There are tales of bands getting together back in the heyday of new music and adventure that was the 60s ’70s & ’80s when things were new and adventures were fresh for kids who had instruments and an ambition to tread new exciting frontiers only to find that the streets weren’t paved with gold (well, not for everyone they weren’t) and fell into jobs and relationships and gave up on their dreams.  Now sometime later after they’ve had their career and kids they find they had unfulfilled passions and ambitions but had the means to investigate the songs they had written together as part of a gang and as time falls behind then they contact their former bandmates who have been through similar life journeys and find themselves thinking if only’s and what if we do it nows. We’ll its been Forty years between recordings for post-punks that are Cult Figures.


After trudging around the midlands during their ’77-’78 incarnation and releasing their debut in 2018 it seems only right to put out the follow up amidst a pandemic ravaged time these tracks are not old songs given a restart but have been written from 2016 onwards since they reformed and enthused they embrace punk rock attitude, pop melodies and some psychedelic Rock to mix it up with a modern-sounding record that embraces their past and tips the hat to whats gone before them from the sprightly opener ‘Chicken Bones’ through the melodic and catchy ‘Donut Life’ and energetic and excellent ‘Lights Out’.  There an alignment with some of the recent SLF songs and the opener reminds me of Kirk Brandens recent releases.


There is a maturity to the songs because it doesn’t sound like carefree kids that’s for sure.  ‘Silver Flames’ has an energy and a well-constructed song more power pop with the layered big acoustic guitar chords is great to hear and really well recorded with warmth and energy.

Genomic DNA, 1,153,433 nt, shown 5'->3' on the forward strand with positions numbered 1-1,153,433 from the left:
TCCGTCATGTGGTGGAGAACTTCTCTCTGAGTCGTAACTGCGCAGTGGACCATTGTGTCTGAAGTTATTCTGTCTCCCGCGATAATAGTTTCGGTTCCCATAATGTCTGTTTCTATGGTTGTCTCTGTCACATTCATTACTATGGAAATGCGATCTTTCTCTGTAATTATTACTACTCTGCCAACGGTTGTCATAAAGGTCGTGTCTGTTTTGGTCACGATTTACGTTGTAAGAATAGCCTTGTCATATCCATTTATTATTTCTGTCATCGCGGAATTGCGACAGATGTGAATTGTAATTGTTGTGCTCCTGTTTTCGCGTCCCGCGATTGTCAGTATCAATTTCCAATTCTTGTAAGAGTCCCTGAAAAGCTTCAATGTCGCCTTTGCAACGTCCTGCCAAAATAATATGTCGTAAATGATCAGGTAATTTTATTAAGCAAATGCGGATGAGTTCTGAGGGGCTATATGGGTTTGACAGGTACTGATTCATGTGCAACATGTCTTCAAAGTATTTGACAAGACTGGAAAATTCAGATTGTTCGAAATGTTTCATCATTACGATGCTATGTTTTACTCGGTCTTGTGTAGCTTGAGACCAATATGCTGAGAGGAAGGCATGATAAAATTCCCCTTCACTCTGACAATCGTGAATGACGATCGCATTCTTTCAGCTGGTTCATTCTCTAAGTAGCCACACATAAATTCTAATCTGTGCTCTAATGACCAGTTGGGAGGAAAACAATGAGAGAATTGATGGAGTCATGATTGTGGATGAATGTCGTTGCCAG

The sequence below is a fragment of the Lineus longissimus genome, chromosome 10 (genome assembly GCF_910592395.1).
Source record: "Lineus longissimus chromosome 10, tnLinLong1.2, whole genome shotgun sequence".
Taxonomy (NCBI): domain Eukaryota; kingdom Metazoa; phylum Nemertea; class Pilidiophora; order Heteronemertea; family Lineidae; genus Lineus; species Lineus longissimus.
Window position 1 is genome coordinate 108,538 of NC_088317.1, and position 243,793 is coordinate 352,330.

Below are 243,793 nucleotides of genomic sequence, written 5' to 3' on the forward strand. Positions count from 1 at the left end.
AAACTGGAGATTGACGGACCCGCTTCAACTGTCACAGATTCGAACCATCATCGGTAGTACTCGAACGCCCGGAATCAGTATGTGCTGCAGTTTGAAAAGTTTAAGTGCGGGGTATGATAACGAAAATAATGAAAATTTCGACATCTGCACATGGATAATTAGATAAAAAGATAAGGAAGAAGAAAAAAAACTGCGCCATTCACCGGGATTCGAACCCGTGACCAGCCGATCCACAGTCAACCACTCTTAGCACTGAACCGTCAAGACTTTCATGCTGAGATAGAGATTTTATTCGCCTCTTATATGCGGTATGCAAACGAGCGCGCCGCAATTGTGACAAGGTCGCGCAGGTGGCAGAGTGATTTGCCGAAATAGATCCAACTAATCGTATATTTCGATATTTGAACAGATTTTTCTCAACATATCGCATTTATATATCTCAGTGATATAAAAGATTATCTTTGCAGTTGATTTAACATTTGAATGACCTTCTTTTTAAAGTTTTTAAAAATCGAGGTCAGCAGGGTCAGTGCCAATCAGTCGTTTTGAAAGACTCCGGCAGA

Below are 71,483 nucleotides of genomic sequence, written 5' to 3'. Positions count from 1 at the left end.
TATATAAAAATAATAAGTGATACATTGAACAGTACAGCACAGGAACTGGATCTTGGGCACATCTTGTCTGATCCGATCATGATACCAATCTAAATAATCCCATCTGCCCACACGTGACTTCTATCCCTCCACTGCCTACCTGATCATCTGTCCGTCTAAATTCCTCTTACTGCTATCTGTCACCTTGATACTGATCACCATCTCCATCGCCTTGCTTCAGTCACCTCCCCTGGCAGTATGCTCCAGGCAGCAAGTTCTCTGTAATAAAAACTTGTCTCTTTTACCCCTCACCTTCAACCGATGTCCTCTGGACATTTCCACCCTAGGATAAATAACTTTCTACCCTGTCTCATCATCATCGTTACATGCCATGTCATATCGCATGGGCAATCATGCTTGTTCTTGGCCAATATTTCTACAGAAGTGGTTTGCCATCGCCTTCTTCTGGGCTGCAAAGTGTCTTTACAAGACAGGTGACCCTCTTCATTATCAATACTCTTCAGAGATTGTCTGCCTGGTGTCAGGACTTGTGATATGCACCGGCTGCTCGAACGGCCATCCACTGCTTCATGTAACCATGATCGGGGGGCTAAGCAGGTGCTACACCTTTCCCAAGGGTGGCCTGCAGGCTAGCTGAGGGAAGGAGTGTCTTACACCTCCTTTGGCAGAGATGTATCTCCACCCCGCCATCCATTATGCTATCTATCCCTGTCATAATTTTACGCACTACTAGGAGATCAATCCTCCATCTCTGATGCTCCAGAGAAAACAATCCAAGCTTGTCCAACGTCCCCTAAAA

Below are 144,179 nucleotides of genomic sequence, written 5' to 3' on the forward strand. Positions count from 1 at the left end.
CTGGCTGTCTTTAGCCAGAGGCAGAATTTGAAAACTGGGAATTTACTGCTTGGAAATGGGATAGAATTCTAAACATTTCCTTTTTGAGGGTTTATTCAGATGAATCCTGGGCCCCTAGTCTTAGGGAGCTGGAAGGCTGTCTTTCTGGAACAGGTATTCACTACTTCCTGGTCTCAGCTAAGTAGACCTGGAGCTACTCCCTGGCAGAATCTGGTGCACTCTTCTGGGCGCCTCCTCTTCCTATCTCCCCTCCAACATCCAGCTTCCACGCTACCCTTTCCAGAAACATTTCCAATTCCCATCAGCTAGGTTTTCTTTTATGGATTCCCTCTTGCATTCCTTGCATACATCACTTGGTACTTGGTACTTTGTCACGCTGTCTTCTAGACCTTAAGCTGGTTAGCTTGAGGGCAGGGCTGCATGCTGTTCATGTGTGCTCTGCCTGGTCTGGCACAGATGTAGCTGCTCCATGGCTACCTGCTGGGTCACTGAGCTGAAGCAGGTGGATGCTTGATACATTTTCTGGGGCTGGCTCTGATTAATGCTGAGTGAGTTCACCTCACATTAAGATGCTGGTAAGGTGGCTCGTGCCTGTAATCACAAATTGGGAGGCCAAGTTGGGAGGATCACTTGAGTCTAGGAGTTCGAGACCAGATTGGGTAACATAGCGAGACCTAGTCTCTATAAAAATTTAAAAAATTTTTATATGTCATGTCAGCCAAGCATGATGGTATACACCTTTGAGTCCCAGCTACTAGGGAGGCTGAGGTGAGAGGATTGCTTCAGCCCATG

I see they mention that Roger Taylor from Duran Duran once held the drum throne in the band however relevant and thin the tenure is why not throw that clang! out there. They follow up ‘Silver Flame’ with ‘White Noize’  ‘Julie Anne’ that has a great floor tom thump. Again, keeping up the energy levels is good midway through the album and the chorus is uplifting before the first track to be accompanied with a video is ‘Concrete And Glass’ that nods to the past lyrically slightly reflective but with a present sound and comes across as reflective laying back after the sprightly previous songs.

Finishing off with a bit of a dancefloor filler ‘Privilege’ is a fitting full stop to a really good record. With a post-punk meets a bit of a mod vibe Cult Figures prove that it’s never too late to strap on those guitars and turn those amps up and get your groove on from releasing your debut single with Swell Maps helping out Gary Jones and Jon Hodgson should be well proud of this record shame it took so long to get here but grateful it did.  Check em out.




Author: Dom Daley